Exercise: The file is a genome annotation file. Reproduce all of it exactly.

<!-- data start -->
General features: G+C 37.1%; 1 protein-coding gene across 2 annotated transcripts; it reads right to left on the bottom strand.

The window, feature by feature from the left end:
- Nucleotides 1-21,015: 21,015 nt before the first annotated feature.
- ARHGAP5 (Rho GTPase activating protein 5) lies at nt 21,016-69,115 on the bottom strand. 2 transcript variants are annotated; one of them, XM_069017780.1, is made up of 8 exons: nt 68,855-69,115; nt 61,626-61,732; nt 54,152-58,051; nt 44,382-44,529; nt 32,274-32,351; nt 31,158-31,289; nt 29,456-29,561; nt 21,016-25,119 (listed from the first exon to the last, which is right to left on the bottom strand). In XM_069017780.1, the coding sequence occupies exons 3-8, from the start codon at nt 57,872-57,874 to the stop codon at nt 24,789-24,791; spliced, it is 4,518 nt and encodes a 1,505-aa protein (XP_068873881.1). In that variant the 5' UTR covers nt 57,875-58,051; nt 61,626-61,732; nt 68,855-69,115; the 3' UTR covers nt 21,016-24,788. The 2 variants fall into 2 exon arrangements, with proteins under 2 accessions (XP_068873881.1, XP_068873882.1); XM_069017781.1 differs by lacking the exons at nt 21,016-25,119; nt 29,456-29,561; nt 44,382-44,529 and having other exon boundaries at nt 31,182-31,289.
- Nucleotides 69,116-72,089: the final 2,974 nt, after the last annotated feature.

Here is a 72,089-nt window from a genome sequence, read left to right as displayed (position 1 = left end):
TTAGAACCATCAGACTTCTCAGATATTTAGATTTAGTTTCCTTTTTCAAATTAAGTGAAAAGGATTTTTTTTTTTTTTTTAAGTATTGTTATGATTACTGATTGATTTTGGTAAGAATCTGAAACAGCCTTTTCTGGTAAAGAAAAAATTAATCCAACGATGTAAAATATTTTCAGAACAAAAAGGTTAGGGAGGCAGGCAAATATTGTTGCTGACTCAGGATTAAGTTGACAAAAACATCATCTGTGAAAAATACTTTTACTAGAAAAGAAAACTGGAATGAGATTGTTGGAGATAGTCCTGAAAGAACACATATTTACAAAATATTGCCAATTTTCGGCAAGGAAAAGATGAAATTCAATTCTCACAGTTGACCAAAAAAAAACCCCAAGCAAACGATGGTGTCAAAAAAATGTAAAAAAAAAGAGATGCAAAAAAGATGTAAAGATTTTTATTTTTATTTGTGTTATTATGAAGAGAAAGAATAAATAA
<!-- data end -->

General features: G+C 37.1%; 1 protein-coding gene across 2 annotated transcripts; it reads right to left on the bottom strand.

The window, feature by feature from the left end:
- Nucleotides 1-21,015: 21,015 nt before the first annotated feature.
- ARHGAP5 (Rho GTPase activating protein 5) lies at nt 21,016-69,115 on the bottom strand. 2 transcript variants are annotated; one of them, XM_069017780.1, is made up of 8 exons: nt 68,855-69,115; nt 61,626-61,732; nt 54,152-58,051; nt 44,382-44,529; nt 32,274-32,351; nt 31,158-31,289; nt 29,456-29,561; nt 21,016-25,119 (listed from the first exon to the last, which is right to left on the bottom strand). In XM_069017780.1, the coding sequence occupies exons 3-8, from the start codon at nt 57,872-57,874 to the stop codon at nt 24,789-24,791; spliced, it is 4,518 nt and encodes a 1,505-aa protein (XP_068873881.1). In that variant the 5' UTR covers nt 57,875-58,051; nt 61,626-61,732; nt 68,855-69,115; the 3' UTR covers nt 21,016-24,788. The 2 variants fall into 2 exon arrangements, with proteins under 2 accessions (XP_068873881.1, XP_068873882.1); XM_069017781.1 differs by lacking the exons at nt 21,016-25,119; nt 29,456-29,561; nt 44,382-44,529 and having other exon boundaries at nt 31,182-31,289.
- Nucleotides 69,116-72,089: the final 2,974 nt, after the last annotated feature.

Here is a 72,089-nt window from a genome sequence, read left to right as displayed (position 1 = left end):
TTAGAACCATCAGACTTCTCAGATATTTAGATTTAGTTTCCTTTTTCAAATTAAGTGAAAAGGATTTTTTTTTTTTTTTTAAGTATTGTTATGATTACTGATTGATTTTGGTAAGAATCTGAAACAGCCTTTTCTGGTAAAGAAAAAATTAATCCAACGATGTAAAATATTTTCAGAACAAAAAGGTTAGGGAGGCAGGCAAATATTGTTGCTGACTCAGGATTAAGTTGACAAAAACATCATCTGTGAAAAATACTTTTACTAGAAAAGAAAACTGGAATGAGATTGTTGGAGATAGTCCTGAAAGAACACATATTTACAAAATATTGCCAATTTTCGGCAAGGAAAAGATGAAATTCAATTCTCACAGTTGACCAAAAAAAAACCCCAAGCAAACGATGGTGTCAAAAAAATGTAAAAAAAAAGAGATGCAAAAAAGATGTAAAGATTTTTATTTTTATTTGTGTTATTATGAAGAGAAAGAATAAATAA